-Cody Wall, STEM and Magnet Coordinator at Lied STEM Academy, Las Vegas
As an aspiring STEM school, it is extremely important that your school is very clear on its ultimate mission and vision. It is important that everyone in the school has a clear understanding of what STEAM education really is and looks like. This vision needs to drive EVERY aspect of your decision-making. It takes a truly collective effort to become an effective STEM school. Administrative and staff buy-in and accountability are essential. Without a committed driving force from the top, an effective school-wide STEM program isn't possible. It's not a small undertaking to become a model STEM school but it's very rewarding and will ultimately have the strongest impact on your students.
-Calen Evans, STEM Coordinator at Lemelson STEM Academy, Reno
My advice would be don't incorporate projects just to say that your students completed a project, and on the same side, don't incorporate classes just to say that you do. Authenticity is the most important thing to students, and when students realize that by completing a project or taking a class they are learning about the world around them in an authentic way, they love the opportunity and flourish in the environment. Have a team of people who are wanting to create the ideas and take the lead in bringing the entire staff and the students on board. Lastly, know that it doesn't happen overnight. Bringing authentic learning opportunities to students takes time, planning, and some trial and error; celebrate the process and continue to work on improving the opportunities available to students.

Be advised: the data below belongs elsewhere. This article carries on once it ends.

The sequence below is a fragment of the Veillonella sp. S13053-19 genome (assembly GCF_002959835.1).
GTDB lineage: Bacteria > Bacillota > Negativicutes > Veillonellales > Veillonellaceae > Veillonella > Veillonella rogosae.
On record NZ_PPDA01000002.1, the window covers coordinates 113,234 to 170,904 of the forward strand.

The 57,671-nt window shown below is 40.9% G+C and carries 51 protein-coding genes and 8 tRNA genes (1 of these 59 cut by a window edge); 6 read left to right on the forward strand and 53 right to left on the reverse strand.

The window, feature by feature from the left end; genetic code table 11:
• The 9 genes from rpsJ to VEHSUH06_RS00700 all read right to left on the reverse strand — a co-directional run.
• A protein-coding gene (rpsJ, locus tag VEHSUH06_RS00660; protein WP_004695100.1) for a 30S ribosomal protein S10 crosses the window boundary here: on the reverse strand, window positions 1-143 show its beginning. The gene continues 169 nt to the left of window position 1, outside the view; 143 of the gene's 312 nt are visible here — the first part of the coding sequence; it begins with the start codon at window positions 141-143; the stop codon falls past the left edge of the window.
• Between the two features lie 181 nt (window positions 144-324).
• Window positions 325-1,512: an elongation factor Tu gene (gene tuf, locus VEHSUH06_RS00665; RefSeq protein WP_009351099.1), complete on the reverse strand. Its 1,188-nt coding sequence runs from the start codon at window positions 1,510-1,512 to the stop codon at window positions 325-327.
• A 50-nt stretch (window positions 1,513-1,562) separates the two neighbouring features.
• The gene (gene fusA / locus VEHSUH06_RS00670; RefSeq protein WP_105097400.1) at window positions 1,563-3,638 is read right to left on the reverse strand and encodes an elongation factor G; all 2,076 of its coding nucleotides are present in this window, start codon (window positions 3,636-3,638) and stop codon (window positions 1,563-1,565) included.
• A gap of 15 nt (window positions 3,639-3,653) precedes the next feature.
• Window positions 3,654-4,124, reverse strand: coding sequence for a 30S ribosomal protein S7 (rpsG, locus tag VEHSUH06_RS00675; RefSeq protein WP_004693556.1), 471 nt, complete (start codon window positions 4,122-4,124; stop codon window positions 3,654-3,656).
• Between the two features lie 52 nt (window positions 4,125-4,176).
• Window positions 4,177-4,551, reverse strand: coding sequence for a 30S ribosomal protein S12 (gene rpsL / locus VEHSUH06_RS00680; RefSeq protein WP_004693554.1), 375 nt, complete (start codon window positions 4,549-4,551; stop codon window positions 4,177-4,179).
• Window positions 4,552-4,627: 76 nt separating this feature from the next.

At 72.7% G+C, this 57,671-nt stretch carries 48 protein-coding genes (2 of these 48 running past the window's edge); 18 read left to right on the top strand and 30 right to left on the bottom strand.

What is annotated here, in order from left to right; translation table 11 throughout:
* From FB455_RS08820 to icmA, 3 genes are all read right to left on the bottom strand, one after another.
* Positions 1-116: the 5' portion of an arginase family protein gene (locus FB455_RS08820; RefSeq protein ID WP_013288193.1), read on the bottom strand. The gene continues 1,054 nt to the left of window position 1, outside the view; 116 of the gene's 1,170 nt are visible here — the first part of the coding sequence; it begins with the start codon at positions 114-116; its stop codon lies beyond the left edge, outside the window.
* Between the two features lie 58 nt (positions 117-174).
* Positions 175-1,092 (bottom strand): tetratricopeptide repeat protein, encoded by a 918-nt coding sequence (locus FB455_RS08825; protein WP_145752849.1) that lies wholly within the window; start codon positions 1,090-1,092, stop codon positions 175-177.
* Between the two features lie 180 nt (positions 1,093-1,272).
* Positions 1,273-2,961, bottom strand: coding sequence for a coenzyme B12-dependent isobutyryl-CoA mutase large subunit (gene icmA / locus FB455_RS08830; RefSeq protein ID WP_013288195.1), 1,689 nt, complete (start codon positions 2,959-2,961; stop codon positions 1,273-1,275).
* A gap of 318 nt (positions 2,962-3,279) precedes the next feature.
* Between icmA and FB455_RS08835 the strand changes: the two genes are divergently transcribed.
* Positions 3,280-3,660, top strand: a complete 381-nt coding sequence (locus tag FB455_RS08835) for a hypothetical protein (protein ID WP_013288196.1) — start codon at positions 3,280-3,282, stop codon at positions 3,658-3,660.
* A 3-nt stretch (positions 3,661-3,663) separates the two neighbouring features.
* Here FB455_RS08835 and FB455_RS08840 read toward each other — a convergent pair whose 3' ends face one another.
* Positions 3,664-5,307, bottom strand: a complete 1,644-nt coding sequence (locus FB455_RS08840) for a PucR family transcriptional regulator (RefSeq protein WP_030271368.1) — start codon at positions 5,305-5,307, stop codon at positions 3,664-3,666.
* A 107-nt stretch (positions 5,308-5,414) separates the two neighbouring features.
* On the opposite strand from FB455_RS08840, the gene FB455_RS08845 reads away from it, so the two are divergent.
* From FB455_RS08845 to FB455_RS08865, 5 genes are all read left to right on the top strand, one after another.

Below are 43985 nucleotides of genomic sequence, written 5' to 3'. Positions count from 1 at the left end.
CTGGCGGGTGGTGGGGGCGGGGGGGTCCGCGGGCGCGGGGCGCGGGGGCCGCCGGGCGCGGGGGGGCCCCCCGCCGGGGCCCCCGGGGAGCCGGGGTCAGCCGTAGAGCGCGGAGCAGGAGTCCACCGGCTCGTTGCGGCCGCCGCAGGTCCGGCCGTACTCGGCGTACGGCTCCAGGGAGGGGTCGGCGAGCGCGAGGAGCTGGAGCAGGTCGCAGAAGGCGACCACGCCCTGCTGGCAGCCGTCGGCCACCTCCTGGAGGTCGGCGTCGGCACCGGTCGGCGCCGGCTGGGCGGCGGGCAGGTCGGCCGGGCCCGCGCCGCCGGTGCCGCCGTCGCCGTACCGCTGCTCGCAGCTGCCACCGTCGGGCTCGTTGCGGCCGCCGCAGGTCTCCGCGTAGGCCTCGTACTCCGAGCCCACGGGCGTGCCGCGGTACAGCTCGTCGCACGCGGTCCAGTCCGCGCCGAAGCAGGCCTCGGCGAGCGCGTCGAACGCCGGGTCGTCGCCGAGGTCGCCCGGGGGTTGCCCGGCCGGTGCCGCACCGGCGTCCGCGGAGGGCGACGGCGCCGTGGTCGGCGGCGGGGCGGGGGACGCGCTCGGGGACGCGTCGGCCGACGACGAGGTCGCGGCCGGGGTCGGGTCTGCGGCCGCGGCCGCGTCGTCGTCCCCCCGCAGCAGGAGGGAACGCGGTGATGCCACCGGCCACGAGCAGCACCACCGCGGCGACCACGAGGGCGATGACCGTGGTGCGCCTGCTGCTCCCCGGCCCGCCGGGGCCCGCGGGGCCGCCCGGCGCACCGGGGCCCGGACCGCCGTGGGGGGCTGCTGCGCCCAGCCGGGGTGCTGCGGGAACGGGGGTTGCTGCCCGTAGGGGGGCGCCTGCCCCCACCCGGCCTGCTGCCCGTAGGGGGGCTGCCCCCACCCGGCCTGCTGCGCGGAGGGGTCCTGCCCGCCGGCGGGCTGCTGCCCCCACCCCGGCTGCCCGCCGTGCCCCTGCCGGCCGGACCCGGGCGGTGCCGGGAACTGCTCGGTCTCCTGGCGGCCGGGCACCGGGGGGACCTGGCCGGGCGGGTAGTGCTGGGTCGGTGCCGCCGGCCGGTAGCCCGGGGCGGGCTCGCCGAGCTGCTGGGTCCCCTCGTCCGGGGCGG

-Kristin Asa, Magnet Theme Coordinator at Cashman Middle School, Las Vegas
My advice for aspiring STEM schools is to look at what is out there. Nevada schools offer some incredible STEM programs for our students. Ask to visit a school to see how they are integrating STEM education into their daily instructional practices. Do not get caught up in all the high-tech tools and technology you might see. A strong STEM program is focused on the curriculum and interdisciplinary applied approach to teaching, not the supporting technologies in the classroom.
-Richard Knoeppel, Career and Technical Education Department Chair, Advanced Technologies Academy (A-TECH), Las Vegas
Is your school ready to be designated? Click here to view the application packet.
Please contact Tracey Howard with any questions about the designation, the process, or the application.
Click here for a complete list of Designated STEM Schools.